courtesy Women Make Movies
Back in 1992, just after she'd published her first book, Feminist Fatale
, and became the de facto spokeswoman for Gen X feminists, Paula Kamen appeared on a panel about feminism past and present. One of the other panelists mentioned Jane, the Chicago abortion collective that ran from 1969 until the Roe v. Wade
decision in 1973.
"I didn't believe it was real," Kamen says now.
And even now it seems sort of fantastical: a group of young Chicago women, a mix of activists and housewives, who worked together to arrange illegal abortions for women in apartments in and around the city, eventually performing the procedures themselves after their doctor bailed on them. As far as anyone knows, they never lost a patient. Clients found them by calling a number and asking for Jane.
But it was real, the only such service in the U.S., and Kamen set about tracking down former Jane members and clients to find out more. The result was a play, Jane: Abortion and the Underground
, which will be revived at a staged reading on Monday evening followed by a panel discussion. Proceeds will benefit the Chicago Abortion Fund.
Chicago Sun-Times photo archive
Ruth Surgal, one of the original Janes, who died in 2004
Kamen decided to write a play instead of a conventional piece of journalism in order to create a feeling that the stories were coming directly from the women themselves. She tracked down former Jane members and clients by placing ads in the Defender
and the Tribune
's now-defunct WomaNews section. Back in 1992, Roe v. Wade
was only 19 years old, and the bad old days of illegal abortion were still vivid memories. Some women were still terrified to talk about it. "People hung up on me," Kamen remembers.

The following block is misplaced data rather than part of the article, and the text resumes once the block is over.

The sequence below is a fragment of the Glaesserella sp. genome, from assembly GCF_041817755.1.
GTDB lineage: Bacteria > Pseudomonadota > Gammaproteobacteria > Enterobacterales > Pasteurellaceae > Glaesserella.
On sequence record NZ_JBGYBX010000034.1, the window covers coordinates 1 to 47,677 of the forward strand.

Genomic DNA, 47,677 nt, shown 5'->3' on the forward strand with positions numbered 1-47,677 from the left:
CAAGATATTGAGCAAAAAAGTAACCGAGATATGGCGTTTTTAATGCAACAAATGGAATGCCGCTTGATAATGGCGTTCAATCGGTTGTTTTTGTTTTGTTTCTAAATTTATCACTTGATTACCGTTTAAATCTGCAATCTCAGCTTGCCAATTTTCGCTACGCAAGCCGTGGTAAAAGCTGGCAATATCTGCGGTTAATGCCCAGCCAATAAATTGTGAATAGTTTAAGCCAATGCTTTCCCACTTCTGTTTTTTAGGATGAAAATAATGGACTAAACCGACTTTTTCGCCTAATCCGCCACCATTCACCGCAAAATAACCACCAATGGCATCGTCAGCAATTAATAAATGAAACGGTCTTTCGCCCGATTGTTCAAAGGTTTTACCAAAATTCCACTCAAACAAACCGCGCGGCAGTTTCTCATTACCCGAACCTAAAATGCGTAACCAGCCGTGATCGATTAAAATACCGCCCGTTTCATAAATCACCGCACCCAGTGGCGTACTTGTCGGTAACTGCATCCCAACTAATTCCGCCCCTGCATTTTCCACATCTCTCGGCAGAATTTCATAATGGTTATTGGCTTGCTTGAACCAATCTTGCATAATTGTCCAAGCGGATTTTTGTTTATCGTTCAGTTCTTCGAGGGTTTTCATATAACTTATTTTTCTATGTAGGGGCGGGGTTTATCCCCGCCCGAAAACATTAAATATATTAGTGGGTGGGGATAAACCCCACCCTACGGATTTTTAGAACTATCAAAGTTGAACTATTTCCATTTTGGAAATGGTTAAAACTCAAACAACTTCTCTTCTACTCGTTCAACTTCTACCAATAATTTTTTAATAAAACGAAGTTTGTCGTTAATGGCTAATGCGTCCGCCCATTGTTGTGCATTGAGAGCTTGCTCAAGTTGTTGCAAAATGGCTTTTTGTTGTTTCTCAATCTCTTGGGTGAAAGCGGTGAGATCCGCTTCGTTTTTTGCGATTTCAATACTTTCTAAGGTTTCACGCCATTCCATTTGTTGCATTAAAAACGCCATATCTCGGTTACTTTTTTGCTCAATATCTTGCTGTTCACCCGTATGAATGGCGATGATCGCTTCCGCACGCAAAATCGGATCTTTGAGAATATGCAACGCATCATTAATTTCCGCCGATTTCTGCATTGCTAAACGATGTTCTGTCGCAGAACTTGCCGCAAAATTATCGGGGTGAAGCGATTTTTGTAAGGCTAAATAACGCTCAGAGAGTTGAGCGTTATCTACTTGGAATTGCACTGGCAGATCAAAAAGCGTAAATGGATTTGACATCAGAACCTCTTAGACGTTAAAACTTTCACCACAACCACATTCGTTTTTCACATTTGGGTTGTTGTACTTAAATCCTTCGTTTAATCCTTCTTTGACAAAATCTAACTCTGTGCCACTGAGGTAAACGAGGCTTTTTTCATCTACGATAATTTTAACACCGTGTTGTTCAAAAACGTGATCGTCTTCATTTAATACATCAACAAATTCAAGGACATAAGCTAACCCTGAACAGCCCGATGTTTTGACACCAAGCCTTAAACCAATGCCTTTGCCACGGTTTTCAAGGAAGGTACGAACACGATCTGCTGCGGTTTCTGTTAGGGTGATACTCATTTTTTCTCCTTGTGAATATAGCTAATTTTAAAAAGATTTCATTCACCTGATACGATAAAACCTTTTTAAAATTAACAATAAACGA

A version of the play premiered
in 1993, but Kamen continued to update
it as she talked to more people who were involved. As the years have gone on, she's discovered that more people are willing to talk publicly. "I still find people all the time," she says. She ran into one of the women at an event at the Hideout and was introduced to the Reverend E. Spencer Parsons, a minister who helped Jane, by her speech therapist.
Some of the people she talked to still had very vivid memories of what it had been like, and Kamen made an effort not to sugarcoat any of it. One woman, Lory, had been an 18-year-old hippie when she had her abortion. In a long monologue, she recalls the filthiness of the apartment, the unprofessionalism of the Jane member who'd performed the surgery ("I remember thinking, gee, you'd think she'd tie her hair up!"), the excruciating pain because there had been no anesthesia, and how, immediately afterward, she'd gone to the bathroom and vomited.
But this (abortion service) was the only option I was aware of at all. You know, it . . . it wasn't . . . how I would have chosen it to be done. And now, having had an abortion since in a clinical situation with a doctor performing it and knowing the difference, it was like that was atrocious. But at that point in my life, if two days later, they would have
told me I had to have another abortion, I probably would have done the same thing because I couldn't have, anyway, had a child and, you know, actually having the child wasn't never even a thought. . . .
And so she was grateful.
courtesy Planned Parenthood
A newspaper ad for Jane